I read with interest the Sail Review article by Robert Simper in the May 2016 edition of Sea Breezes, in particular the later paragraphs regarding sailing cobles, and with this in mind, I write the following.
A Sailing Coble Festival is being organised at Bridlington in a joint venture by the Bridlington Sailing Coble Preservation Society and The Coble and Keelboat Society, in co-operation with the Bridlington Harbour Commissioners, over the weekend of 13th-14th August this year. The Festival will bring together the largest gathering of sailing cobles anywhere in the British Isles in recent years. As the tides are favourable over the weekend, high water being 1331hrs on the Saturday, sailing will take place on both days of the Festival - weather permitting - and advantage taken of the ideal sailing conditions in the beautiful Bridlington Bay.
The four locally based sailing cobles regularly moored in Bridlington harbour during the summer months; Three Brothers, Imperialist, Madeleine Isabella, Gratitude; will be joined by the two new cobles built by John Clarkson and Joe Gelsthorpe in 2014; Free Spirit and Misnomer. In addition, Christina from Mevagissey and Grace from Staithes have been confirmed as attending, along with the doubleender Mavis from Henley on Thames. Three further coble owners have also expressed an interest in bringing their craft to Bridlington and confirmation is expected within the next few weeks. There is also a possibility that the North East Maritime Trust (South Shields) may attend with the sailing coble Royal Diadem II and one of the 40 foot restored seine net keelboats, which would be an added attraction.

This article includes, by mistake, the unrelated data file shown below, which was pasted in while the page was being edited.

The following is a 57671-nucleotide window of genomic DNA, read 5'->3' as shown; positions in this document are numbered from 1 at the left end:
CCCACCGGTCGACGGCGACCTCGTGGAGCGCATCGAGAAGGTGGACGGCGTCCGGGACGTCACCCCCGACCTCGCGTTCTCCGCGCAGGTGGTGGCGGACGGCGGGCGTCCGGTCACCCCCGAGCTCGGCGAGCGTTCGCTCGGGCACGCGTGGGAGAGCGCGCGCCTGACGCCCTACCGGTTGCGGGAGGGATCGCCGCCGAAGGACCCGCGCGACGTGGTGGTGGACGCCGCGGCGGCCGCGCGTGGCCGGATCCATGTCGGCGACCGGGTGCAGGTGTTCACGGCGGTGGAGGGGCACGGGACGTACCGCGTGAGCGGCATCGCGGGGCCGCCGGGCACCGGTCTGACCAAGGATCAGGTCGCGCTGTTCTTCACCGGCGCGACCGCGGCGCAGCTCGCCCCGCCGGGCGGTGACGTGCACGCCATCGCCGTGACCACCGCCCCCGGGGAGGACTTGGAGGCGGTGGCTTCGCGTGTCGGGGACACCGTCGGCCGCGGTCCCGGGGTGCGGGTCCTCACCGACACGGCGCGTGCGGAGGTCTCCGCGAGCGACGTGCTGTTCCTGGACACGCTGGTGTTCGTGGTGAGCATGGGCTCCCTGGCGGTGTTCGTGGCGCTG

All the cobles will be moored alongside the Harbour Road at Bridlington, down by the Harbour Heritage Museum; which of course will be open to visitors with free admission as usual and will be on full view from one of the busiest areas for visitors around the harbour. So, as one can see, there will hopefully be a good turnout of these traditional inshore craft for coblemen, enthusiasts and visitors alike to view. There has, in fact, been a good response to the Festival from right along the ‘coble coast’; many fishermen have spoken about travelling to the resort to savour the atmosphere and nostalgia of seeing so many sailing cobles in one place.
Once a familiar sight at all coastal villages and ports from the Humber to the Tweed, the sailing coble was the mainstay of the inshore fishing industry; also being used for piloting and foying during the 1800s and through to the early 1900s until engines were fitted just after the First World War. Many sailing cobles were converted to motor and continued to work for further years. These were the forerunners of the motor cobles built in more recent times by the specialist coble builders such as Clarkson (Whitby), Dawson (Seahouses), Goodall (Sandsend), Hopwood (Flamborough), Harrison’s (Amble), Lowther (Whitby).
Sadly, the decline of the coble for fishing and potting in recent years has resulted in the virtual loss of this traditional type of working boat. Due to a number of cobles being restored to former glory by enthusiasts, the opportunity to see once again fine examples of one of the classic inshore working boats of the British Isles will be a sight not to be missed.
Obviously, there is still time for any sailing coble owner who would like to be part of this spectacular event to make their interest known to the organisers and come along to Bridlington. It has the makings of a fantastic weekend.
PAUL L ARRO